Millions of people who were mis-sold cover for bank and credit cards are at risk of missing out on redress as a deadline for claiming their money back looms near, consumer help website MoneySavingExpert.com is warning.
The website is urging the financial regulator to extend a cut-off date of August 30, by which time consumers who were mis-sold Card Protection Plan Limited (CPP) card or identity protection insurance products must have submitted their compensation claims.
Around seven million people are eligible for compensation after a redress scheme, which has been running since January, was agreed by 13 banks and credit card companies, through which the insurance was sold, and CPP. The scheme was also ratified by the High Court.
But by June, only around one quarter of those who are eligible had submitted their claims, leaving around five million people yet to do so.
MoneySavingExpert is concerned that many victims of the mis-selling scam have mistaken claim forms they have received as part of the redress scheme for payment protection insurance (PPI) spam, leading them to throw them away.
It has written to the Financial Conduct Authority (FCA) to argue that the deadline should be extended, saying it has heard from people who had initially mistook the CPP letter as PPI junk mail, people who have struggled to get through to an operator on the CPP phone line, and people who do not realise that the scheme is supported by the regulator.
MoneySavingExpert argues that people who have recently moved house may not have had sufficient time to fill in their form. The website said it has offered to help draft a follow-up letter.
The FCA said that the August 30 cut-off date was clearly set out in letters sent to consumers and that this date was approved by the High Court as well as CPP customers themselves.
Martin Lewis, founder of MoneySavingExpert.com said: "Seven million people who've had debit or credit cards since 2005 have been sent what are effectively 'fill this in to get your money back' letters from CPP.
"But because people are so used to seeing spam about PPI, the inadvertently similar name means up to five million people may have binned letters.
"This is particularly an issue for vulnerable people that don't have access to the online help to check whether the letters are legit.
"If the FCA doesn't send new letters and extend the deadline, the banks and CPP will simply get to keep the money and will have gotten away with it."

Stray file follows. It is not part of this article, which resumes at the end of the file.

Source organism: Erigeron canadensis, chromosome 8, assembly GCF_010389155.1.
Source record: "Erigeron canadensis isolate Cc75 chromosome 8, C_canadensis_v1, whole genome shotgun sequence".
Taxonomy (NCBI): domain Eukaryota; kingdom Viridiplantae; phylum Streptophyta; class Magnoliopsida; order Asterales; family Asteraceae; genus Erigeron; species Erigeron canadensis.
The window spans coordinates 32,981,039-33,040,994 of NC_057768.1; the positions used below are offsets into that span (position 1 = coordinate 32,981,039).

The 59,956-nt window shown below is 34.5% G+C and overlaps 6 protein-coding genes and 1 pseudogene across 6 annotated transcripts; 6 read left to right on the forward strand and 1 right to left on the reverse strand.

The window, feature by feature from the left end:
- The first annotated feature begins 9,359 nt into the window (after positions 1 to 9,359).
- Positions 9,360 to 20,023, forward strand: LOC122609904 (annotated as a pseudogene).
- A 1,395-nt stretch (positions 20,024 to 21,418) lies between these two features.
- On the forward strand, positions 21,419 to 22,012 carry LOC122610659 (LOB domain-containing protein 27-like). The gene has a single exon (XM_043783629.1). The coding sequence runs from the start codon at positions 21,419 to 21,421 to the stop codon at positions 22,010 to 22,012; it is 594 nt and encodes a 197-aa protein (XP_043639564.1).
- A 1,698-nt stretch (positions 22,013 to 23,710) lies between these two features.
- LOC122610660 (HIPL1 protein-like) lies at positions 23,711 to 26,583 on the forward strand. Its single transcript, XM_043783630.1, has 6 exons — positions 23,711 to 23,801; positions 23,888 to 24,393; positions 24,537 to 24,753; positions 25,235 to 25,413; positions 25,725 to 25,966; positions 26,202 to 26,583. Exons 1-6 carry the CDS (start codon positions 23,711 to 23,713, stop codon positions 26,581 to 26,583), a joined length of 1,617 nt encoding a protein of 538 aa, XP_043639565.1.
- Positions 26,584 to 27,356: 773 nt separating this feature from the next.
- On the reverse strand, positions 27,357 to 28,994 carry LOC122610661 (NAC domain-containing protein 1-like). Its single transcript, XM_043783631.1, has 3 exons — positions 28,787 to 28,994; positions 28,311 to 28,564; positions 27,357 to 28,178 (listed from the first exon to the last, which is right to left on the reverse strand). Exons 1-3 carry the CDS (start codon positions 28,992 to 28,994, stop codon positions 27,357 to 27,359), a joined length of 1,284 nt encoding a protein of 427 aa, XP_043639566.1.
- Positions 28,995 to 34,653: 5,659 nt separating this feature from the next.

The website said people it has heard from who almost did not bother reclaiming include a woman named Angela, who said: "Threw it away, then heard your advice and retrieved it, received over £200."
Another woman, named Caroline, told the website: "Phoned up for replacement CPP forms, I did think it was junk mail when they arrived 1st time."
CPP was fined £10.5 million in November 2012 after regulators found it gave misleading and unclear information about credit card and identity theft insurance.
The mis-selling scandal ran from 2005 to 2011, although only a proportion of the policies sold were arranged directly through CPP.
Many customers were sent new bank cards which they had to activate by going through a CPP call centre, where they were offered insurance.
They were persuaded to spend £30 a year to insure their card, or around £80 for an identity protection policy - despite many already having cover provided by their bank or credit card firm.
Towards the end of last month, the FCA sounded an alert for people not to delay filling in and returning their compensation claim forms and recommended that they post off their completed forms "well before" the end of August.
The average sum people have received so far in redress is £188.
The FCA said in a statement that its "primary goal throughout" has been to ensure that CPP customers get fair redress via a quick and simple process.
The statement said that the redress scheme was set up by the scheme administrator and the FCA gave its input to ensure that the process was fair.
It continued: " The 30 August cut-off date was a feature of the scheme that was approved by the High Court and also CPP customers in a vote last year.
"The FCA supported this cut-off date and made sure it was given prominence in the letters sent to customers. More recently, in July we issued a reminder encouraging people not to delay so they don't miss out.
"It is for the scheme administrator to decide whether there is an extension to the deadline and any change to the scheme will need to be agreed by all participating members.
"Meanwhile, there is still time for people to claim, so - if they wish to do so - they mustn't delay."
MoneySavingExpert said it has not heard of anyone who was sent a reclaim letter who has been refused their money back.
It said that anyone who believes they have been affected can call 08000 83 43 93 or get help with reclaiming by visiting www.moneysavingexpert.com/CPPreclaim.